E-cigarettes have grown in popularity in recent years, especially among teens, whose e-cigarette use now exceeds that of traditional cigarettes. With this increase have come growing concerns about the long- and short-term health effects of vaping.
We spoke with Dana-Farber’s Andy Tan, PhD, MPH, who studies how communication strategies influence the use of tobacco products in different populations, about e-cigarettes, the health risks associated with them, and the similarities and differences between cigarettes and e-cigarettes.
What is vaping?
Tan: Vaping refers to the use of e-cigarettes, which heat up a liquid to produce an aerosol that is inhaled by the user. The liquids used in e-cigarettes can contain different ingredients, including:
- THC (the chemical responsible for most of marijuana’s psychological effects)
- CBD (an active ingredient from hemp)
- and other additives.
It’s important to distinguish vaping nicotine from vaping THC, because they involve very different user groups and can have different effects on health.
What are the major health risks associated with vaping?
Tan: For nicotine, the risks come from the fact that it is a highly addictive chemical, it’s harmful to children and young people because of its impact on brain development, and it’s harmful to pregnant mothers and developing fetuses.
Other health risks derive from the harmful and potentially harmful substances found in many vaping liquids, including:
- Particulate matter
- Heavy metals
- Volatile organic compounds
Some of these substances have been implicated in heart and lung diseases and cancer.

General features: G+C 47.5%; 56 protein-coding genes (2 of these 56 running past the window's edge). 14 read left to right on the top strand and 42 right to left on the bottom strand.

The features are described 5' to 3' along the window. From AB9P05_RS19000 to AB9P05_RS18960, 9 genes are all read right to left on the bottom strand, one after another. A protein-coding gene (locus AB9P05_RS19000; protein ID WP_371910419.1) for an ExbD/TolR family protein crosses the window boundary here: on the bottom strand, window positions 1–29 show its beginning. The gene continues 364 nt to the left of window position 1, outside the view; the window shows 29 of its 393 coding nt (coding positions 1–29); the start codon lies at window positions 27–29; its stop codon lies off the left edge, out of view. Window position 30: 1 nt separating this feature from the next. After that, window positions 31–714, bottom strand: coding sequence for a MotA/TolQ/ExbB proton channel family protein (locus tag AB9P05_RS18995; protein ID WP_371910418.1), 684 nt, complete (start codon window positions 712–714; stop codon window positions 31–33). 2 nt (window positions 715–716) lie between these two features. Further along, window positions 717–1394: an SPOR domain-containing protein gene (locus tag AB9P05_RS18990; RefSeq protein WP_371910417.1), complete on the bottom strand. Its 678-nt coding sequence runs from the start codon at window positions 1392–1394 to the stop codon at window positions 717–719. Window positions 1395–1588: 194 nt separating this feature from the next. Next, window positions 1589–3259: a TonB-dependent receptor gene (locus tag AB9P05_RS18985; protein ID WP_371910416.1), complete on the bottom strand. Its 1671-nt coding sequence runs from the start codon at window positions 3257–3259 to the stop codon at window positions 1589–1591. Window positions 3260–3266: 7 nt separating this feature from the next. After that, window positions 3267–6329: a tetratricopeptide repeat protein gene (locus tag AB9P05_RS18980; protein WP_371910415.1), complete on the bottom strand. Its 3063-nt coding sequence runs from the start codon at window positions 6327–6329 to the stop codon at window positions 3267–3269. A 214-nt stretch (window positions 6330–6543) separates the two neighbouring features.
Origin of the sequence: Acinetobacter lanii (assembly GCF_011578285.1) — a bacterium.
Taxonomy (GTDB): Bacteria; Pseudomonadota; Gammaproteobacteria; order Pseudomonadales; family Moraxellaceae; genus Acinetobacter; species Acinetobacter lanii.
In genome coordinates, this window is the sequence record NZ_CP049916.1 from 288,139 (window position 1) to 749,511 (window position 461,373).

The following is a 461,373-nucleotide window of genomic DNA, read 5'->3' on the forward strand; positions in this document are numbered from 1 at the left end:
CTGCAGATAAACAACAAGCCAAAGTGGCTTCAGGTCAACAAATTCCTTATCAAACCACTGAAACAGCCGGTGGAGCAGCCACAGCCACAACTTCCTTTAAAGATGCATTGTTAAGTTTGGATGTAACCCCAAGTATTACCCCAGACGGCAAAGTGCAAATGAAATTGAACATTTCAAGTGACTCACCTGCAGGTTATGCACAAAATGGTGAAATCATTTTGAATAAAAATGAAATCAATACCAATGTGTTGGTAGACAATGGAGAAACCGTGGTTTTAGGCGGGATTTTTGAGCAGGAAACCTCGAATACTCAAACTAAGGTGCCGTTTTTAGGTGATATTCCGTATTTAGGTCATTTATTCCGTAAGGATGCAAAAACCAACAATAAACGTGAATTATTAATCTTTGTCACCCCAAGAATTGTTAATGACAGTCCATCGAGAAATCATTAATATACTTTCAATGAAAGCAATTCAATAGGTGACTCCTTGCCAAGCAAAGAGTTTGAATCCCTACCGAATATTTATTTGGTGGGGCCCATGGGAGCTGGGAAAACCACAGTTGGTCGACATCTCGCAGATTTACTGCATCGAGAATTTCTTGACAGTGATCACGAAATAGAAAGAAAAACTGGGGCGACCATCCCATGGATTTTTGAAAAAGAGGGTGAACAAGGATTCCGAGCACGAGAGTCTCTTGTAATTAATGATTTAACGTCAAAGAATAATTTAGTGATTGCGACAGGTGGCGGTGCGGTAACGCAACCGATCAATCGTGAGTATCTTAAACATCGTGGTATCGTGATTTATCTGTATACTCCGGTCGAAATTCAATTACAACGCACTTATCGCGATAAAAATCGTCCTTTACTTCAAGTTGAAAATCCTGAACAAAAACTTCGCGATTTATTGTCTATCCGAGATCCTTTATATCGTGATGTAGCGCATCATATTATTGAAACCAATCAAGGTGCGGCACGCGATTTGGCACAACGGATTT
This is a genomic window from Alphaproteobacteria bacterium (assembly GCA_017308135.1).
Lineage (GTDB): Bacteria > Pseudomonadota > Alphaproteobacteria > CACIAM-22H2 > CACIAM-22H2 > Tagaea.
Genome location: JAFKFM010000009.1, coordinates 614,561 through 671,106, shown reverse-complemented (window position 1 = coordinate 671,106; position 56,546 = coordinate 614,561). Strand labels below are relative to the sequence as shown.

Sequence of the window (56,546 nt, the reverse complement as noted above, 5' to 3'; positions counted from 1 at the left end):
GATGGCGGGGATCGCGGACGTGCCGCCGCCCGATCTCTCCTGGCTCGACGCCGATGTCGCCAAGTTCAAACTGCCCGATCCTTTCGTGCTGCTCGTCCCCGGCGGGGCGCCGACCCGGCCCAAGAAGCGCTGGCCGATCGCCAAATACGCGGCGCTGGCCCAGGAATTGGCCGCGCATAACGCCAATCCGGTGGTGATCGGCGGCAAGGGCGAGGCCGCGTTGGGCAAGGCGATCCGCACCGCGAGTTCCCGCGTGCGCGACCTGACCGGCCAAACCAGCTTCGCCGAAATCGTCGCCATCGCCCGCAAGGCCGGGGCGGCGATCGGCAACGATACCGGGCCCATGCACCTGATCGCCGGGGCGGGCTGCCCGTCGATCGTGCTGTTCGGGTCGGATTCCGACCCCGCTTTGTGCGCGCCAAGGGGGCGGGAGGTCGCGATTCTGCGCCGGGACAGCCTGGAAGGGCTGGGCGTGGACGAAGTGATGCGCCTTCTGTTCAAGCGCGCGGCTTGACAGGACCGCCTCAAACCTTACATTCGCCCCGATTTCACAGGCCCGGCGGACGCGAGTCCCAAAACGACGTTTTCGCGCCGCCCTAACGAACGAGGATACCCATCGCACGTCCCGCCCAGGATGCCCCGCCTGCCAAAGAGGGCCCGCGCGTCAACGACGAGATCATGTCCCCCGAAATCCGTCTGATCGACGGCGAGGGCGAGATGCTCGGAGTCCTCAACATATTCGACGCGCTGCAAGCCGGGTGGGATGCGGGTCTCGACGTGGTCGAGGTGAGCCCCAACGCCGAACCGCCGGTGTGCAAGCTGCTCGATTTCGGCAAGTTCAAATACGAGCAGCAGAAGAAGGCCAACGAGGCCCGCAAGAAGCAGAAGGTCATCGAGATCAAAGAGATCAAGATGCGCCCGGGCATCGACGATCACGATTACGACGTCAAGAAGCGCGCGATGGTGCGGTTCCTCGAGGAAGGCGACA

The long-term health effects of nicotine vaping are still under investigation.
As for THC vaping, it has been linked to 90% of cases of acute lung injury that have occurred in e-cigarette users. THC is a psychoactive substance with a wide range of health effects, some of which can occur with long-term use.
E-cigarette devices are themselves cause for concern. Defective batteries can produce injuries from fires and explosions. There’s also a risk of poisoning from accidental swallowing or skin exposure of e-liquids.
Why have some people died from vaping?
Tan: Based on the latest investigation by the Centers for Disease Control and Prevention, the greatest risk comes from vaping products containing THC, particularly products from illicit sources. The risk may be tied to chemicals added to the e-liquid. A much smaller proportion of cases of vaping-related illness have involved products containing only nicotine.
How do the health effects of vaping compare with the those of cigarette smoking?
Tan: Nicotine vaping products generally contain fewer toxic chemicals, and at much lower levels, than those found in traditional cigarettes. A report by the National Academy of Sciences, Engineering, and Medicine concluded, “There is conclusive evidence that completely substituting e-cigarettes for combustible tobacco cigarettes’ reduces users’ exposure to numerous toxicants and carcinogens present in combustible tobacco cigarettes.”
It also found “there is substantial evidence that completely switching from regular use of combustible tobacco cigarettes to e-cigarettes results in reduced short-term adverse health outcomes in several organ systems.”
Regarding THC vaping, we now know that vaping these products, particularly if they come from illicit sources, is linked to serious lung illness and is potentially deadly. People should avoid using any vaping products containing THC and be especially vigilant about vaping products from illicit sources.
Hear about the latest developments via our podcast recorded with Andy Tan, PhD, MPH, on Nov. 12, 2019: